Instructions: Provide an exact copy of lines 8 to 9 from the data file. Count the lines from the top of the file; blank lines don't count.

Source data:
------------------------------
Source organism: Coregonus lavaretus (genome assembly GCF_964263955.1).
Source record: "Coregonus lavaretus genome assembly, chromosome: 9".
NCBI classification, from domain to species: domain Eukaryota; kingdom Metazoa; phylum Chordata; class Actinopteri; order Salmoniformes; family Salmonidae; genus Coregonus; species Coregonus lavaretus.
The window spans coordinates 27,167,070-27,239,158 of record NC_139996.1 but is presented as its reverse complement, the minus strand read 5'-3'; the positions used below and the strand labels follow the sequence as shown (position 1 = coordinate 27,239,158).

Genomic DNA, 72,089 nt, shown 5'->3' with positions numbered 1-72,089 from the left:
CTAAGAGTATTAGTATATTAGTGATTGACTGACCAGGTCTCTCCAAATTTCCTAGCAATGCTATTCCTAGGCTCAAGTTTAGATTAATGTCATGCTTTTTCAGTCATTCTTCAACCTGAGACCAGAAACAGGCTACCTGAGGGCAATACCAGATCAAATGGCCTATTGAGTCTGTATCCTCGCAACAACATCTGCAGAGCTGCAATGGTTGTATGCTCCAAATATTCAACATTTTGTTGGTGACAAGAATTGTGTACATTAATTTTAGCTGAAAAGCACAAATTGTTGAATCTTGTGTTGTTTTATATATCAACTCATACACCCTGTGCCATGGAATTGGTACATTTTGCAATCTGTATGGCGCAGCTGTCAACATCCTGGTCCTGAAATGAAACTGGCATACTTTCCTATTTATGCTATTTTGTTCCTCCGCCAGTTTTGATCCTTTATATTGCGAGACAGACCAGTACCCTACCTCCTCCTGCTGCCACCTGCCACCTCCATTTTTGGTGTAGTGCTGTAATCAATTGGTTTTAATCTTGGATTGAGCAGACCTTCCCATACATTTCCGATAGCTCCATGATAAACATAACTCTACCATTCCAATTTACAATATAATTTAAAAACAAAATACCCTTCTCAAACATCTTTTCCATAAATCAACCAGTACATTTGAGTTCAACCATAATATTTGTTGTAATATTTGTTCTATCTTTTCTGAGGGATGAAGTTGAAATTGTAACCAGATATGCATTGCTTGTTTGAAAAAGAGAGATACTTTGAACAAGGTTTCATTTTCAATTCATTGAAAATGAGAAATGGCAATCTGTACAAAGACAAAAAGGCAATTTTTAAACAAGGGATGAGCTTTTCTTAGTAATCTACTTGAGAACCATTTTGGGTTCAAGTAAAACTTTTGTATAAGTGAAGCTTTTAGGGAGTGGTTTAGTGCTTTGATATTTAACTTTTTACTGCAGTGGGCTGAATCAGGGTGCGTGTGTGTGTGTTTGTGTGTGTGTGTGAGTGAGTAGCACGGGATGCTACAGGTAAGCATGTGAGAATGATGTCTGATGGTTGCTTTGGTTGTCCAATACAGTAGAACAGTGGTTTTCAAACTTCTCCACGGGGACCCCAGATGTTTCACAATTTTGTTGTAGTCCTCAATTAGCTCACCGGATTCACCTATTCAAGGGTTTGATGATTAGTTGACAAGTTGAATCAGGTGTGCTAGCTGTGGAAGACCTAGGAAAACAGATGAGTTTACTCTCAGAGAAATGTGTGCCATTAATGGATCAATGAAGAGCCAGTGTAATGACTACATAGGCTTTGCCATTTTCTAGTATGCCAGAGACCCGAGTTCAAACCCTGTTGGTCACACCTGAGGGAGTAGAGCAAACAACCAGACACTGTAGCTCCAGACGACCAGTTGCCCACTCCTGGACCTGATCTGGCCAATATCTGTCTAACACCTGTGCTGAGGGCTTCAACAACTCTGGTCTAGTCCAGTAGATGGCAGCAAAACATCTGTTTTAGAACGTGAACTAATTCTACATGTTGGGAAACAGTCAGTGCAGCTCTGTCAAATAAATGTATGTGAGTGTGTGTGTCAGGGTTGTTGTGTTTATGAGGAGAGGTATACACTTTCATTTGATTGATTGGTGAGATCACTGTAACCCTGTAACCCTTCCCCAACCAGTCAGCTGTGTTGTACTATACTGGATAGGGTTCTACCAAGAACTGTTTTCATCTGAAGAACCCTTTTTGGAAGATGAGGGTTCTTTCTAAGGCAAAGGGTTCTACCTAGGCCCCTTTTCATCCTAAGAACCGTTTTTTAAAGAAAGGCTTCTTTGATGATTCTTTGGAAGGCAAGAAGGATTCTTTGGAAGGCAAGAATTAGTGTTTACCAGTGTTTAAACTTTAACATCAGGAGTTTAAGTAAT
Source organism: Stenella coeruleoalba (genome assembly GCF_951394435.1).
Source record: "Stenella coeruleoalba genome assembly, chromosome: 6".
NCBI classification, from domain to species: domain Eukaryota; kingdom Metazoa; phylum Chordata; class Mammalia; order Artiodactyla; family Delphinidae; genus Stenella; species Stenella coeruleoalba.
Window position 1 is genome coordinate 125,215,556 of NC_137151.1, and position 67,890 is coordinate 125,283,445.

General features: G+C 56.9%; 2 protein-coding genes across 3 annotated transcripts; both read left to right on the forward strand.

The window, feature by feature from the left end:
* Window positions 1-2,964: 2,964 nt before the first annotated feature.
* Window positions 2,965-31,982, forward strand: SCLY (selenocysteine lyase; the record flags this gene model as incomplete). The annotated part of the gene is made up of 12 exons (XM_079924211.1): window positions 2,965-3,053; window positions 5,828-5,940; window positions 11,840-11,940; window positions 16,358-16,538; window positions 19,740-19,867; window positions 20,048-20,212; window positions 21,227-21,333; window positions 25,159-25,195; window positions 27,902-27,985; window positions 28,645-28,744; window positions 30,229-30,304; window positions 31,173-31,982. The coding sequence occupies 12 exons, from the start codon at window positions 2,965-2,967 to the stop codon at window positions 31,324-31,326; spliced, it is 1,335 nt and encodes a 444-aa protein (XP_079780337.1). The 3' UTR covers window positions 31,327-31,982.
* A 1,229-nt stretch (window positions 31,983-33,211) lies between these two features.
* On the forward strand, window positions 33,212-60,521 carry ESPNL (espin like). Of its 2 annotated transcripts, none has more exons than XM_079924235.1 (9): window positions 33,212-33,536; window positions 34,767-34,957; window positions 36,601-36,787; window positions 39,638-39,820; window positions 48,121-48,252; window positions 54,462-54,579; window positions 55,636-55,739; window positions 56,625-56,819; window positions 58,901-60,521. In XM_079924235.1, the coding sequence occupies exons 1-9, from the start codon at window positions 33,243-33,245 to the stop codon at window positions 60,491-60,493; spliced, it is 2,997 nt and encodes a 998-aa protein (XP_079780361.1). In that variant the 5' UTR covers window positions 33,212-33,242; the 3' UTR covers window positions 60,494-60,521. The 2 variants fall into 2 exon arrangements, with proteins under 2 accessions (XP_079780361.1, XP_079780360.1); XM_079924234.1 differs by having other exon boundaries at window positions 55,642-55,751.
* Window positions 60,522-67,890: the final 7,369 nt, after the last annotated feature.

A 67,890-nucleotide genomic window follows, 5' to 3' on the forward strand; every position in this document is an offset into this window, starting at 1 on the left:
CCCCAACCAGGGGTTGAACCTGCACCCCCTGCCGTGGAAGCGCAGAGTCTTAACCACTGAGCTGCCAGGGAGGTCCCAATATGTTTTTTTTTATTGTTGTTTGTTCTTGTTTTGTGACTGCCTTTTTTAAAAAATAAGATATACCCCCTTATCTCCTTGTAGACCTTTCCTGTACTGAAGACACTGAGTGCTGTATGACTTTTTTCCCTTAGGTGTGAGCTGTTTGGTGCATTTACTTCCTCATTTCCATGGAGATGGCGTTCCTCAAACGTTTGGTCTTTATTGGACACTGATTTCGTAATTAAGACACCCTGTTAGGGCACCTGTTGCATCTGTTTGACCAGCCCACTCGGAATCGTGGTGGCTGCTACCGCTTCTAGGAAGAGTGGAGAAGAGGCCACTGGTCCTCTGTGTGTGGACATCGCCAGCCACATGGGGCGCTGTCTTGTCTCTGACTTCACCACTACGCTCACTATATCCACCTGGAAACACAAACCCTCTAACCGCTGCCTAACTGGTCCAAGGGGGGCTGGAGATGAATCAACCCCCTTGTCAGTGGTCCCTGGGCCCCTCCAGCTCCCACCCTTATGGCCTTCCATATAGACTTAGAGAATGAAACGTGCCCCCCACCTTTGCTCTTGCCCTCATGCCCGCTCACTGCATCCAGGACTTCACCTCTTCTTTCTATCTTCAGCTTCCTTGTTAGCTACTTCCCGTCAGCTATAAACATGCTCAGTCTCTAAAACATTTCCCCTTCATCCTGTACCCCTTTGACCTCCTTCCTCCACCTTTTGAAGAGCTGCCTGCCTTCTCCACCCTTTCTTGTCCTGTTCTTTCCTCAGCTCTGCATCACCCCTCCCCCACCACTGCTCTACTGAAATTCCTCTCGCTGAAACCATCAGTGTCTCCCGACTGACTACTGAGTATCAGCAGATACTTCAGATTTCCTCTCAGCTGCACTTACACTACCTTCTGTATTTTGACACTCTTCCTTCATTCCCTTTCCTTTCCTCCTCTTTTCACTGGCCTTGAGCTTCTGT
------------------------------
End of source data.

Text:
Source record: "Stenella coeruleoalba genome assembly, chromosome: 6".
NCBI classification, from domain to species: domain Eukaryota; kingdom Metazoa; phylum Chordata; class Mammalia; order Artiodactyla; family Delphinidae; genus Stenella; species Stenella coeruleoalba.